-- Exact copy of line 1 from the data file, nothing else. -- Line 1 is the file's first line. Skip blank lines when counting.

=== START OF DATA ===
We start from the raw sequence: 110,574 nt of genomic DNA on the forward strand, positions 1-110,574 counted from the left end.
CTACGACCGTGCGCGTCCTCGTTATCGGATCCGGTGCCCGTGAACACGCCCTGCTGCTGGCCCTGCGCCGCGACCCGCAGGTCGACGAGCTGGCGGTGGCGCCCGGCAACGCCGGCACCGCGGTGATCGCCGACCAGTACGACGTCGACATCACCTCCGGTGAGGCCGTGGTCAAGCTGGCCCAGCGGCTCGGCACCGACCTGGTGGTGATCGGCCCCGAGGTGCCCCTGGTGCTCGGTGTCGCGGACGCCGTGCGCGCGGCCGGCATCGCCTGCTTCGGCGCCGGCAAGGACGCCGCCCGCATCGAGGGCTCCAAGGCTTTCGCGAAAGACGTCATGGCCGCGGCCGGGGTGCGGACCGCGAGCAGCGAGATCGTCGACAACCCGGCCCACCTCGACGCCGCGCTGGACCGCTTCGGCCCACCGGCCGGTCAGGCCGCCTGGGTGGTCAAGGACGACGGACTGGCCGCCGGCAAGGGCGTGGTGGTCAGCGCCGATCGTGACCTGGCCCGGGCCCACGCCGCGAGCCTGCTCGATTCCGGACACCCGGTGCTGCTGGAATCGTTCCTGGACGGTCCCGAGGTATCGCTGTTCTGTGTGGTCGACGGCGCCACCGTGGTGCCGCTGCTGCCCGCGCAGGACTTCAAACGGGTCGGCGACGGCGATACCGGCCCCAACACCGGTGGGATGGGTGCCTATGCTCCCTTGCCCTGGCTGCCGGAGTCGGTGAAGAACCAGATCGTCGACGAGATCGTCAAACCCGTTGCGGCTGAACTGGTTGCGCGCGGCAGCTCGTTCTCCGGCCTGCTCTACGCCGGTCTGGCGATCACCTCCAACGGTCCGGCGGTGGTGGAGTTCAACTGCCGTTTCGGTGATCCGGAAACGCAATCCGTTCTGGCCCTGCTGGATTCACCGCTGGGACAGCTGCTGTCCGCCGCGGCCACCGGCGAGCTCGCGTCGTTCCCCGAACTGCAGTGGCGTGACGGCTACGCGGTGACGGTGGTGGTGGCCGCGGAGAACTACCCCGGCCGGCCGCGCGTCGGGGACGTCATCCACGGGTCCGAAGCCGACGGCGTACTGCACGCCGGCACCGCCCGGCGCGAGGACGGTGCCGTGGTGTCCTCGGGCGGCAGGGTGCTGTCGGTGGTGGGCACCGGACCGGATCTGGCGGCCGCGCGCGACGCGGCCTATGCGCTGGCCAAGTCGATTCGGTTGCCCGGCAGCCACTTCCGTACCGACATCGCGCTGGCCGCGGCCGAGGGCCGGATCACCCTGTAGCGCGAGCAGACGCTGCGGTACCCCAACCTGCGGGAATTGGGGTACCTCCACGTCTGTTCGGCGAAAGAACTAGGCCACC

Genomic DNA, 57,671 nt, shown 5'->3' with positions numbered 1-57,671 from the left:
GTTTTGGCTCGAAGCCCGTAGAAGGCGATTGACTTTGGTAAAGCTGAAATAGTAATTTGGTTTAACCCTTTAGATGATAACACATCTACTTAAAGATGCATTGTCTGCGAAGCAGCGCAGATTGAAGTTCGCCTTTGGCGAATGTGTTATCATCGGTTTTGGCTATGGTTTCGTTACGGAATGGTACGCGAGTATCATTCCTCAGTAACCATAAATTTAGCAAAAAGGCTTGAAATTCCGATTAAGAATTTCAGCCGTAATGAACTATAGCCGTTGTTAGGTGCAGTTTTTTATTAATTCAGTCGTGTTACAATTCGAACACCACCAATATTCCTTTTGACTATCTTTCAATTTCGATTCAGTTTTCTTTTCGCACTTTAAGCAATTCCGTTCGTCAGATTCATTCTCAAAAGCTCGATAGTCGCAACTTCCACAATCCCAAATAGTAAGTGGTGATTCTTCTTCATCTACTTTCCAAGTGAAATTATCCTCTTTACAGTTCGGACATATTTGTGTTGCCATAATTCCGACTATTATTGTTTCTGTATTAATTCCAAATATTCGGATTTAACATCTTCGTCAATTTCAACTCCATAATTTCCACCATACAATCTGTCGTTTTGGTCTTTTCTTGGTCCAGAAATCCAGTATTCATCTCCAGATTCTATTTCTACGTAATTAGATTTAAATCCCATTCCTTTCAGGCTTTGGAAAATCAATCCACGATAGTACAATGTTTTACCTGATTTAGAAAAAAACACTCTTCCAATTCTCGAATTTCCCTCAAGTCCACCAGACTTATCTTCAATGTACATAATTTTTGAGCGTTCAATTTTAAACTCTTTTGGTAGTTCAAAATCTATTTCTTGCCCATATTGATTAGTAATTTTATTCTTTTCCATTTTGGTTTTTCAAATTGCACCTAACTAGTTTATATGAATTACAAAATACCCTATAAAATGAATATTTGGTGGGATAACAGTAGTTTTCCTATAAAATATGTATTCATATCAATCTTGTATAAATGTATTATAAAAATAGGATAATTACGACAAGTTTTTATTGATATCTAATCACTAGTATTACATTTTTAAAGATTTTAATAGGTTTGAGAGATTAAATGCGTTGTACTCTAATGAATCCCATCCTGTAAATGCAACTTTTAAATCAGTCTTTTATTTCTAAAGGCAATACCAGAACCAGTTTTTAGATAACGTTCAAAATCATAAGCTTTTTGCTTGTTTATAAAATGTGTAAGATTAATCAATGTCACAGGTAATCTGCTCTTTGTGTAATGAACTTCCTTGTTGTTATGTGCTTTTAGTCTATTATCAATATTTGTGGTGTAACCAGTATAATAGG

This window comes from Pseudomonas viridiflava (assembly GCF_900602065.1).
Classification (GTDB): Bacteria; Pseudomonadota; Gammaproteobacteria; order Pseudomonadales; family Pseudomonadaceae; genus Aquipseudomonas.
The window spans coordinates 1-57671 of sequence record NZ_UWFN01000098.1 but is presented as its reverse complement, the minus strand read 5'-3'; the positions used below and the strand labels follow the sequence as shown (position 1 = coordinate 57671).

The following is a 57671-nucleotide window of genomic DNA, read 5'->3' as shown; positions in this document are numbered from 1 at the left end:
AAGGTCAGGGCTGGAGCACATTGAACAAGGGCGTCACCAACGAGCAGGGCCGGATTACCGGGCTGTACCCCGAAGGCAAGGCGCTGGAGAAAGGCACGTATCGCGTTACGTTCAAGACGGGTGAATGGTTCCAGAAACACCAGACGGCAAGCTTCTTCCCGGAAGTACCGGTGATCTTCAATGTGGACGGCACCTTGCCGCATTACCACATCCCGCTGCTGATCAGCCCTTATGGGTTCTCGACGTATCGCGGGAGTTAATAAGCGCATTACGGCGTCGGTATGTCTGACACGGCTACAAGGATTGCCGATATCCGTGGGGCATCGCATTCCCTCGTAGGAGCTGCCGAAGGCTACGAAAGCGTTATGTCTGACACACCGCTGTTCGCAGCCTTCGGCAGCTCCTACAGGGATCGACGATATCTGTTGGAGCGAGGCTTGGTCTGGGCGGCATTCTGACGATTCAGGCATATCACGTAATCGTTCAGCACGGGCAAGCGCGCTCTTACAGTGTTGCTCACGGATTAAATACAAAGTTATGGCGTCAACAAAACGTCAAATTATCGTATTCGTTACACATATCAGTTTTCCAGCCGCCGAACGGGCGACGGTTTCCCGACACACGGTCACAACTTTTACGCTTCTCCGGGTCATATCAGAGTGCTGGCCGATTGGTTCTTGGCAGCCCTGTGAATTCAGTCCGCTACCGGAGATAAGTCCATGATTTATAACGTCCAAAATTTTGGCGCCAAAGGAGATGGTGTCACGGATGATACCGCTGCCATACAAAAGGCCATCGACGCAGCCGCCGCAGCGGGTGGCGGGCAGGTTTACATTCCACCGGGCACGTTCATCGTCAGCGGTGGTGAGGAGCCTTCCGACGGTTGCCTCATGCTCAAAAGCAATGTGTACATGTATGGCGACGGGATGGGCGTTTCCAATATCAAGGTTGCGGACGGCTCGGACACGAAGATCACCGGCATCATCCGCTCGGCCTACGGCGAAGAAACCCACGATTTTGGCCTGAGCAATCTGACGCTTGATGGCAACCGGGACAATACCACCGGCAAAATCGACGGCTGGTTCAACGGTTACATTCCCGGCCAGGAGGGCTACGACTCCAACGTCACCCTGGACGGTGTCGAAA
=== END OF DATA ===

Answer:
We start from the raw sequence: 110,574 nt of genomic DNA on the forward strand, positions 1-110,574 counted from the left end.